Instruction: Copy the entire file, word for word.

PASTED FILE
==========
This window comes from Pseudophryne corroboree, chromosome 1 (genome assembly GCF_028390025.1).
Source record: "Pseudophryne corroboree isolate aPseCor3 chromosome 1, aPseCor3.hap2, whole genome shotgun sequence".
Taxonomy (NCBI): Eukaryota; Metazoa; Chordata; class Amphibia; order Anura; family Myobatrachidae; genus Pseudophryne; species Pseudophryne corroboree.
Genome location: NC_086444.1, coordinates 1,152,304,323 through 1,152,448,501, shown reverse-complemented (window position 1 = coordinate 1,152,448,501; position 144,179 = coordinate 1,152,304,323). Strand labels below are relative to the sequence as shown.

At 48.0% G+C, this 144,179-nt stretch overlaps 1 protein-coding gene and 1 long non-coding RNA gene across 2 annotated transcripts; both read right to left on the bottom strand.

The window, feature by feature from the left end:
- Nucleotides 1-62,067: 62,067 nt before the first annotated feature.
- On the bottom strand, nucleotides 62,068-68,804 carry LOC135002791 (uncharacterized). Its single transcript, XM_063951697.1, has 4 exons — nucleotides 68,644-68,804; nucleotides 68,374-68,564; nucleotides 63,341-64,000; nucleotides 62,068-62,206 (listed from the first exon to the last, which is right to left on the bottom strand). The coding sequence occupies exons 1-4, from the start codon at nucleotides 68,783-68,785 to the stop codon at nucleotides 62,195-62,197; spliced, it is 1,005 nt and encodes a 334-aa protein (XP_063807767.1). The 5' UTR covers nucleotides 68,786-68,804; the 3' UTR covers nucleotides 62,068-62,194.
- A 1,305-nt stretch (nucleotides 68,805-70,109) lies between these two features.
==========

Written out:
This window comes from Pseudophryne corroboree, chromosome 1 (genome assembly GCF_028390025.1).
Source record: "Pseudophryne corroboree isolate aPseCor3 chromosome 1, aPseCor3.hap2, whole genome shotgun sequence".
Taxonomy (NCBI): Eukaryota; Metazoa; Chordata; class Amphibia; order Anura; family Myobatrachidae; genus Pseudophryne; species Pseudophryne corroboree.
Genome location: NC_086444.1, coordinates 1,152,304,323 through 1,152,448,501, shown reverse-complemented (window position 1 = coordinate 1,152,448,501; position 144,179 = coordinate 1,152,304,323). Strand labels below are relative to the sequence as shown.

At 48.0% G+C, this 144,179-nt stretch overlaps 1 protein-coding gene and 1 long non-coding RNA gene across 2 annotated transcripts; both read right to left on the bottom strand.

The window, feature by feature from the left end:
- Nucleotides 1-62,067: 62,067 nt before the first annotated feature.
- On the bottom strand, nucleotides 62,068-68,804 carry LOC135002791 (uncharacterized). Its single transcript, XM_063951697.1, has 4 exons — nucleotides 68,644-68,804; nucleotides 68,374-68,564; nucleotides 63,341-64,000; nucleotides 62,068-62,206 (listed from the first exon to the last, which is right to left on the bottom strand). The coding sequence occupies exons 1-4, from the start codon at nucleotides 68,783-68,785 to the stop codon at nucleotides 62,195-62,197; spliced, it is 1,005 nt and encodes a 334-aa protein (XP_063807767.1). The 5' UTR covers nucleotides 68,786-68,804; the 3' UTR covers nucleotides 62,068-62,194.
- A 1,305-nt stretch (nucleotides 68,805-70,109) lies between these two features.